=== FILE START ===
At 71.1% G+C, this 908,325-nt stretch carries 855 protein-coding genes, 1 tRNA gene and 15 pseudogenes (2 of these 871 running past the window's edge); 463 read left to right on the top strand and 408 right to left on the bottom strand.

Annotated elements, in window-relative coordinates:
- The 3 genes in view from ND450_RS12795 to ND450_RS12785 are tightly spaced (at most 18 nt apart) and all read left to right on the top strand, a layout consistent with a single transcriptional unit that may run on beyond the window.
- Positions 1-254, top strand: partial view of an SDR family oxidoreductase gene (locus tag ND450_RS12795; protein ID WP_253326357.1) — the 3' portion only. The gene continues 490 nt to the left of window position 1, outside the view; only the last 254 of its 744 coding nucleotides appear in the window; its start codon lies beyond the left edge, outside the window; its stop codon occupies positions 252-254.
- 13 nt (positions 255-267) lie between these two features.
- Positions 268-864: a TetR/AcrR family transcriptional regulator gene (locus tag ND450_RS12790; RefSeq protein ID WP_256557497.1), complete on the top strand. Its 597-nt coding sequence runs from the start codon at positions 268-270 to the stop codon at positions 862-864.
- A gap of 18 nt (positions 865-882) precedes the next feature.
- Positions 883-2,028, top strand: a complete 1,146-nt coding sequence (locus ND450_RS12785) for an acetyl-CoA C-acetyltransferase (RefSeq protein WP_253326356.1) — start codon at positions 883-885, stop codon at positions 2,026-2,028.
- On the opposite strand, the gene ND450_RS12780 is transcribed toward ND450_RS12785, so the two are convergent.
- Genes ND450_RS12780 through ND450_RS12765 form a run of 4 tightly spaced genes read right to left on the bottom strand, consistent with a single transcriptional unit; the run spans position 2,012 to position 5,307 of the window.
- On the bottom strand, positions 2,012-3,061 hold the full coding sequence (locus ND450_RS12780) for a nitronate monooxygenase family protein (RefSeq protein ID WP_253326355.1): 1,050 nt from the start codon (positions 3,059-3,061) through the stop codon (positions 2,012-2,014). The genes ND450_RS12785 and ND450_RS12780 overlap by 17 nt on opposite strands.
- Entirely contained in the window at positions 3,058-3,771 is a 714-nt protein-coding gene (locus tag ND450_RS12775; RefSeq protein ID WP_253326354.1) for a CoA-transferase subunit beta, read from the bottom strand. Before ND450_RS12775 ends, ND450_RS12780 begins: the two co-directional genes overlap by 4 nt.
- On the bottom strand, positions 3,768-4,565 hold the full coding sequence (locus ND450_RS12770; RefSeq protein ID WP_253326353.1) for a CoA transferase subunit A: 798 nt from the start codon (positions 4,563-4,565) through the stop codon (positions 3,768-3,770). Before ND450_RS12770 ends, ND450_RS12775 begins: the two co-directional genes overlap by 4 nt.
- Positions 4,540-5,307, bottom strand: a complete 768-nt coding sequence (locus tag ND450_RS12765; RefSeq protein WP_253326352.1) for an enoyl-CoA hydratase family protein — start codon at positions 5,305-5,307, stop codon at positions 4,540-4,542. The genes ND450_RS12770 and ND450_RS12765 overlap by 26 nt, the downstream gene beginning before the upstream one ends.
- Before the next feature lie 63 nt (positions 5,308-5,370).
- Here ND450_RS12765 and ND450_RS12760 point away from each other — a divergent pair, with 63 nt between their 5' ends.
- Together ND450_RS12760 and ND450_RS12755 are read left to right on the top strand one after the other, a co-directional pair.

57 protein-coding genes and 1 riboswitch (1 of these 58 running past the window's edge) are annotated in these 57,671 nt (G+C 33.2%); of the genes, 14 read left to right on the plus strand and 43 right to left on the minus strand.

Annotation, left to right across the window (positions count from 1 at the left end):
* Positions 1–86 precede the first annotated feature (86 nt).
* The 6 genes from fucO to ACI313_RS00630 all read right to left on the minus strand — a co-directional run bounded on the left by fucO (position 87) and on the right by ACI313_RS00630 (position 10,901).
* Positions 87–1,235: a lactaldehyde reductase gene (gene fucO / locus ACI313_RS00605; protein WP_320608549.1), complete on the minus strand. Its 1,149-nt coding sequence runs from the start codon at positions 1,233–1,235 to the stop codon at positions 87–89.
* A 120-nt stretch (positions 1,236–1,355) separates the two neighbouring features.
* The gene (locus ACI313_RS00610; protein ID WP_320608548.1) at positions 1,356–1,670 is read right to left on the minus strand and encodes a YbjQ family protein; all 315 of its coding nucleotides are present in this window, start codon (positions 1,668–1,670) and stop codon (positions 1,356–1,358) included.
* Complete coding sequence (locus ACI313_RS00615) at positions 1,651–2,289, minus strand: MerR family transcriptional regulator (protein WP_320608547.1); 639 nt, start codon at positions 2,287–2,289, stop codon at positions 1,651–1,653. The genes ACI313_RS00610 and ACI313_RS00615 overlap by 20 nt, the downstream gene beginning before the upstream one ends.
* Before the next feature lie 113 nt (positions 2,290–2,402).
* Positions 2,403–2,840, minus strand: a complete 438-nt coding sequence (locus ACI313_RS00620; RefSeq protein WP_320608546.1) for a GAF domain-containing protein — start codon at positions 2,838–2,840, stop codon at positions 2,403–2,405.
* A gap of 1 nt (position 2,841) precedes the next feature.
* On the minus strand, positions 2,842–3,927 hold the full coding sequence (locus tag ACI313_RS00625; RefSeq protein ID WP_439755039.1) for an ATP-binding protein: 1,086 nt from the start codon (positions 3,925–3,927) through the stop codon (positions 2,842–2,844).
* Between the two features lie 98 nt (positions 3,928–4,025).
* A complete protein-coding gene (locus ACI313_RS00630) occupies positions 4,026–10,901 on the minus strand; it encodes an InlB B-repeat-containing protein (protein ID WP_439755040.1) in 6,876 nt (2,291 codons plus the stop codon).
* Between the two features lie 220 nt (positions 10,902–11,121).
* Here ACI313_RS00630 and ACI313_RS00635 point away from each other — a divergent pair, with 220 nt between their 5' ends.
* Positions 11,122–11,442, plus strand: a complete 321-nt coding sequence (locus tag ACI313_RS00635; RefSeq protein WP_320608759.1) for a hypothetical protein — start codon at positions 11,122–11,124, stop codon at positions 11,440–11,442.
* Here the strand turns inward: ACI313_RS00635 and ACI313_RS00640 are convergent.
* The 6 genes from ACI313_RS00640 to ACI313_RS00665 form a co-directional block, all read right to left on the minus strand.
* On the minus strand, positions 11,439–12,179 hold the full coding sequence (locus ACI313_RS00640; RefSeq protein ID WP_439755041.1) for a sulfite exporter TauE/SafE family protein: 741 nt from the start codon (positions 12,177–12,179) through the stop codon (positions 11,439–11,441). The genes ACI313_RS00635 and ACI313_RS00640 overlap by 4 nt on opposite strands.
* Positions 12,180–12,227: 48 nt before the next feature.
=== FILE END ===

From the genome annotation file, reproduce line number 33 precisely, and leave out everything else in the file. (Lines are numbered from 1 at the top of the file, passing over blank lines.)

* Here ACI313_RS00630 and ACI313_RS00635 point away from each other — a divergent pair, with 220 nt between their 5' ends.